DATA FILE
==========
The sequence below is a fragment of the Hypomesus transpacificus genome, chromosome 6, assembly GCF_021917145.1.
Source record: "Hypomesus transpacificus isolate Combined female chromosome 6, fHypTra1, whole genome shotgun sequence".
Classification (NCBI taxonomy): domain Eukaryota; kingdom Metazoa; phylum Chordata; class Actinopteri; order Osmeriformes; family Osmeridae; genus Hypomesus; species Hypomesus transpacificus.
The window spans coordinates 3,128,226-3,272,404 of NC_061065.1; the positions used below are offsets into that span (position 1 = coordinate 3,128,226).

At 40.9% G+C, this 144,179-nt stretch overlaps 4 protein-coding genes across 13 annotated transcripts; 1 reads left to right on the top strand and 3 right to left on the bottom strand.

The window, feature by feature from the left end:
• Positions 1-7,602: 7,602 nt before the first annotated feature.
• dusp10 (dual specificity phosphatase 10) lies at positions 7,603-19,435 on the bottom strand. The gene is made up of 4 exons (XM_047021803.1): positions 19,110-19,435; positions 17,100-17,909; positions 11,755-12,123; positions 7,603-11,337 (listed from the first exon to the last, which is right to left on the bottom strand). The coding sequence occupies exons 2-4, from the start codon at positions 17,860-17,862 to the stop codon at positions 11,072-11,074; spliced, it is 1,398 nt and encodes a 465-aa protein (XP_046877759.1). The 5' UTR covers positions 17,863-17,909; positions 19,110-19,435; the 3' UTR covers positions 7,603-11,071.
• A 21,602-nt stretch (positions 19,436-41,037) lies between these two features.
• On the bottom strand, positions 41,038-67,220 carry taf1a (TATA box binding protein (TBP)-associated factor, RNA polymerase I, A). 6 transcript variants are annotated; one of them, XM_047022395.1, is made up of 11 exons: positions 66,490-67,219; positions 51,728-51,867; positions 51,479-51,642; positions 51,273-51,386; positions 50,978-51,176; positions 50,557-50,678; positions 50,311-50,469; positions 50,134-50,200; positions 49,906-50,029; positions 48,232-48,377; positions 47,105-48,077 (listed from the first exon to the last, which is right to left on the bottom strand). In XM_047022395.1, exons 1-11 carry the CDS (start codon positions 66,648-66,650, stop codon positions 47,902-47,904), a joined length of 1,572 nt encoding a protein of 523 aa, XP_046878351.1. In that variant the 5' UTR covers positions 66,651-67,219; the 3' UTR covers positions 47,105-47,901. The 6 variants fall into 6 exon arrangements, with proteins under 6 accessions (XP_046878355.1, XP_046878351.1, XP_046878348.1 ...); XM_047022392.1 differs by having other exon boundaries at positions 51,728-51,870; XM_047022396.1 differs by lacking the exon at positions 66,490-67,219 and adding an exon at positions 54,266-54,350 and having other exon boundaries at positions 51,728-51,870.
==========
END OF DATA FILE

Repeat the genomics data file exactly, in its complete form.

The sequence below is a fragment of the Hypomesus transpacificus genome, chromosome 6, assembly GCF_021917145.1.
Source record: "Hypomesus transpacificus isolate Combined female chromosome 6, fHypTra1, whole genome shotgun sequence".
Classification (NCBI taxonomy): domain Eukaryota; kingdom Metazoa; phylum Chordata; class Actinopteri; order Osmeriformes; family Osmeridae; genus Hypomesus; species Hypomesus transpacificus.
The window spans coordinates 3,128,226-3,272,404 of NC_061065.1; the positions used below are offsets into that span (position 1 = coordinate 3,128,226).

At 40.9% G+C, this 144,179-nt stretch overlaps 4 protein-coding genes across 13 annotated transcripts; 1 reads left to right on the top strand and 3 right to left on the bottom strand.

The window, feature by feature from the left end:
• Positions 1-7,602: 7,602 nt before the first annotated feature.
• dusp10 (dual specificity phosphatase 10) lies at positions 7,603-19,435 on the bottom strand. The gene is made up of 4 exons (XM_047021803.1): positions 19,110-19,435; positions 17,100-17,909; positions 11,755-12,123; positions 7,603-11,337 (listed from the first exon to the last, which is right to left on the bottom strand). The coding sequence occupies exons 2-4, from the start codon at positions 17,860-17,862 to the stop codon at positions 11,072-11,074; spliced, it is 1,398 nt and encodes a 465-aa protein (XP_046877759.1). The 5' UTR covers positions 17,863-17,909; positions 19,110-19,435; the 3' UTR covers positions 7,603-11,071.
• A 21,602-nt stretch (positions 19,436-41,037) lies between these two features.
• On the bottom strand, positions 41,038-67,220 carry taf1a (TATA box binding protein (TBP)-associated factor, RNA polymerase I, A). 6 transcript variants are annotated; one of them, XM_047022395.1, is made up of 11 exons: positions 66,490-67,219; positions 51,728-51,867; positions 51,479-51,642; positions 51,273-51,386; positions 50,978-51,176; positions 50,557-50,678; positions 50,311-50,469; positions 50,134-50,200; positions 49,906-50,029; positions 48,232-48,377; positions 47,105-48,077 (listed from the first exon to the last, which is right to left on the bottom strand). In XM_047022395.1, exons 1-11 carry the CDS (start codon positions 66,648-66,650, stop codon positions 47,902-47,904), a joined length of 1,572 nt encoding a protein of 523 aa, XP_046878351.1. In that variant the 5' UTR covers positions 66,651-67,219; the 3' UTR covers positions 47,105-47,901. The 6 variants fall into 6 exon arrangements, with proteins under 6 accessions (XP_046878355.1, XP_046878351.1, XP_046878348.1 ...); XM_047022392.1 differs by having other exon boundaries at positions 51,728-51,870; XM_047022396.1 differs by lacking the exon at positions 66,490-67,219 and adding an exon at positions 54,266-54,350 and having other exon boundaries at positions 51,728-51,870.